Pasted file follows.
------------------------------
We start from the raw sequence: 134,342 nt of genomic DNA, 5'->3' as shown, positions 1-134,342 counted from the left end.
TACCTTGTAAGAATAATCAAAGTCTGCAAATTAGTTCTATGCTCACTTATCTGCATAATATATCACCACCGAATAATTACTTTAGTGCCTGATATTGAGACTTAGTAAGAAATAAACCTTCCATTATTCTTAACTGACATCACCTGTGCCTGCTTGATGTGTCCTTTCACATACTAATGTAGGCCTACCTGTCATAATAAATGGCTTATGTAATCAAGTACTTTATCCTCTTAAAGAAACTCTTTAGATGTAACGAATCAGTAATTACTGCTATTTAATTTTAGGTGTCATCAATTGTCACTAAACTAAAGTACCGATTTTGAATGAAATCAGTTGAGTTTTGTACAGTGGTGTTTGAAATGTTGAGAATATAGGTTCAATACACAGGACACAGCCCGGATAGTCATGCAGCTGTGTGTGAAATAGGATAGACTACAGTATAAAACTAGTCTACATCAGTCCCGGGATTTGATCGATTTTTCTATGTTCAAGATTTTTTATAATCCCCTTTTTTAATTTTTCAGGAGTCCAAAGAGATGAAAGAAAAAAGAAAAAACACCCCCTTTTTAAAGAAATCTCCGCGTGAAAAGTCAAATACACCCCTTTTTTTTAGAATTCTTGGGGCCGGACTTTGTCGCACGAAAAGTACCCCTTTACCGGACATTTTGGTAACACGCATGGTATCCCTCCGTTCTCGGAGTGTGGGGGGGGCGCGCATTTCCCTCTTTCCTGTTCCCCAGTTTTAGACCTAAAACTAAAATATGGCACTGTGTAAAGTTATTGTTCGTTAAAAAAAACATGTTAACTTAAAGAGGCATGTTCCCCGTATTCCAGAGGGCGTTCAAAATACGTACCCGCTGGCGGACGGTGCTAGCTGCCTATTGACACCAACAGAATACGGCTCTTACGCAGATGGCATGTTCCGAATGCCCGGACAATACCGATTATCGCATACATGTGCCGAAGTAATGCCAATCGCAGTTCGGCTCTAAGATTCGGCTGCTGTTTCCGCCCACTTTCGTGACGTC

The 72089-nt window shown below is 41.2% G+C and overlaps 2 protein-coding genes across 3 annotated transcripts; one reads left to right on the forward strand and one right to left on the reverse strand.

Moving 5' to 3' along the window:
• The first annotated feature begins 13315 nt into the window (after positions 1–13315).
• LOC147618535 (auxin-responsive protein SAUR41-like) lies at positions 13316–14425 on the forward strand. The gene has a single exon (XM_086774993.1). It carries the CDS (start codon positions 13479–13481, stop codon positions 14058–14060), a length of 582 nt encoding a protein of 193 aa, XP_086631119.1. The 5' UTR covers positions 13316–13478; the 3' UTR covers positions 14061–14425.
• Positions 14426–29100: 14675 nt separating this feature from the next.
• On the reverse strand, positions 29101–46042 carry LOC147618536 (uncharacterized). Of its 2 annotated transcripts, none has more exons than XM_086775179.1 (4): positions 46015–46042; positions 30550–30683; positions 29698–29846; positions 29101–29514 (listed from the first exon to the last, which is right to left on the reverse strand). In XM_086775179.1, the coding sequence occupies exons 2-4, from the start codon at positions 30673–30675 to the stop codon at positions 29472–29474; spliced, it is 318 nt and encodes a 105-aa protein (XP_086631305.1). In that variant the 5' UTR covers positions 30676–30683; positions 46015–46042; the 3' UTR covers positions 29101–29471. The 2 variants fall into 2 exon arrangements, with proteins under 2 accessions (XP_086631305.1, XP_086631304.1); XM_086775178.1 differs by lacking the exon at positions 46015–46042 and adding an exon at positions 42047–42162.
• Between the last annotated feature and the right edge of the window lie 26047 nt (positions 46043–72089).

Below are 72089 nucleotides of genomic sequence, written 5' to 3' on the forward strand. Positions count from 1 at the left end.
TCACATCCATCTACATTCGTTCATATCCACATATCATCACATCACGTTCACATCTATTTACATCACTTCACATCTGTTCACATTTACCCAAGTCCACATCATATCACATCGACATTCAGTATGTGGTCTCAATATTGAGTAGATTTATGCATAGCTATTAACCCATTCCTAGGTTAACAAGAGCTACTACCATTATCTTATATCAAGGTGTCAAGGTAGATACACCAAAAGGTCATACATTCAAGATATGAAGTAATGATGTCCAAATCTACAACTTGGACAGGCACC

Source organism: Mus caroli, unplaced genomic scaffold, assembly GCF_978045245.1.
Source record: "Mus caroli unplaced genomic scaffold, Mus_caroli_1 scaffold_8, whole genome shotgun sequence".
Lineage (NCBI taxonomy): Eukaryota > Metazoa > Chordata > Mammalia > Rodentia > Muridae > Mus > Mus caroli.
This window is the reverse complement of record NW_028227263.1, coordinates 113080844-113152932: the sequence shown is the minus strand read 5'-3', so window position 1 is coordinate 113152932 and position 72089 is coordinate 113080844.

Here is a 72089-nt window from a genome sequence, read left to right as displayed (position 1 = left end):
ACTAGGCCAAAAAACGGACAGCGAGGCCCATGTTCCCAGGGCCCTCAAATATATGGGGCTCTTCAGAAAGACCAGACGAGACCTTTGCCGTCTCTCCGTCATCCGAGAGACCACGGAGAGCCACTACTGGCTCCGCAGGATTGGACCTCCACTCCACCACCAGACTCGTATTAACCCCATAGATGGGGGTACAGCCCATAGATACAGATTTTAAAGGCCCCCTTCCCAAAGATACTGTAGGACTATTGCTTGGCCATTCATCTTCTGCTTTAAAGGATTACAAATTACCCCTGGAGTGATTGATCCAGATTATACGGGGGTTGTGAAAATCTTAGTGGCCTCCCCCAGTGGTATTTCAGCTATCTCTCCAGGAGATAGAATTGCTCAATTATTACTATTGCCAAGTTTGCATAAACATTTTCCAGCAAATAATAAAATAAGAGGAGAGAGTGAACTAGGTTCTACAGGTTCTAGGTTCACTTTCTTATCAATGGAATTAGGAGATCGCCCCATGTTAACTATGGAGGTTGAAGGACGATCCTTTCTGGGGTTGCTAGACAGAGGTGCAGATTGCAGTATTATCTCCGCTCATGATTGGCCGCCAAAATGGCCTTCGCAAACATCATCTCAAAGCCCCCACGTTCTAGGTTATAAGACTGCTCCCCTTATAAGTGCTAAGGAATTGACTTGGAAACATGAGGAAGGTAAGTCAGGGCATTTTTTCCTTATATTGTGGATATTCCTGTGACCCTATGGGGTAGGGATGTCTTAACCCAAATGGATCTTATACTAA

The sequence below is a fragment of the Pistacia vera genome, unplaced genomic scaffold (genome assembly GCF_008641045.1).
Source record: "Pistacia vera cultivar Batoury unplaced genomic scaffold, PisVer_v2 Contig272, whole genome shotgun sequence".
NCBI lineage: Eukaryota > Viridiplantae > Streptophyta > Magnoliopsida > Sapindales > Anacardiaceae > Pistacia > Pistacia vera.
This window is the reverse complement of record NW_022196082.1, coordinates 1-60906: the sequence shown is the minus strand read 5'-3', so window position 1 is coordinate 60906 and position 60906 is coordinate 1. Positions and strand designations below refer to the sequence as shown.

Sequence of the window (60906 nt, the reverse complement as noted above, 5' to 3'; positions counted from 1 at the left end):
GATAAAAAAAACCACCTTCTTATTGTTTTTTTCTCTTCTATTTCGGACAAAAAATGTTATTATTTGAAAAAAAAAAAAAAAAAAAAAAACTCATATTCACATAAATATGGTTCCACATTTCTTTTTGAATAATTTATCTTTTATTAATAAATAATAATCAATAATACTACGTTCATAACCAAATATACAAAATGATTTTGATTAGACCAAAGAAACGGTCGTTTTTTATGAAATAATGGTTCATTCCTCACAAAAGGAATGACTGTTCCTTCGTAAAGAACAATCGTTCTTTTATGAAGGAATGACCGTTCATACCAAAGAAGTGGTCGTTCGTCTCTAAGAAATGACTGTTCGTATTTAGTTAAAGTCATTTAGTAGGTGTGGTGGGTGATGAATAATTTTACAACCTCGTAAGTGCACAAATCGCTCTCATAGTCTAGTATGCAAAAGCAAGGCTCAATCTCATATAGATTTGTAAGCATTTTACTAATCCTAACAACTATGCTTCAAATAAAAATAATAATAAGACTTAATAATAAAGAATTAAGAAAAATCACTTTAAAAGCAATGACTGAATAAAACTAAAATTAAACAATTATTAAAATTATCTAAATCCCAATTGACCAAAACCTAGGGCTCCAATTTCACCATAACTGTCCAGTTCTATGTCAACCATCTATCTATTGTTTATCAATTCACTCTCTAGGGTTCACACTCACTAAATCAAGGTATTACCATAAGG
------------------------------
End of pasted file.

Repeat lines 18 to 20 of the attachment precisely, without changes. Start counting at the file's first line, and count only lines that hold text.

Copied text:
The sequence below is a fragment of the Pistacia vera genome, unplaced genomic scaffold (genome assembly GCF_008641045.1).
Source record: "Pistacia vera cultivar Batoury unplaced genomic scaffold, PisVer_v2 Contig272, whole genome shotgun sequence".
NCBI lineage: Eukaryota > Viridiplantae > Streptophyta > Magnoliopsida > Sapindales > Anacardiaceae > Pistacia > Pistacia vera.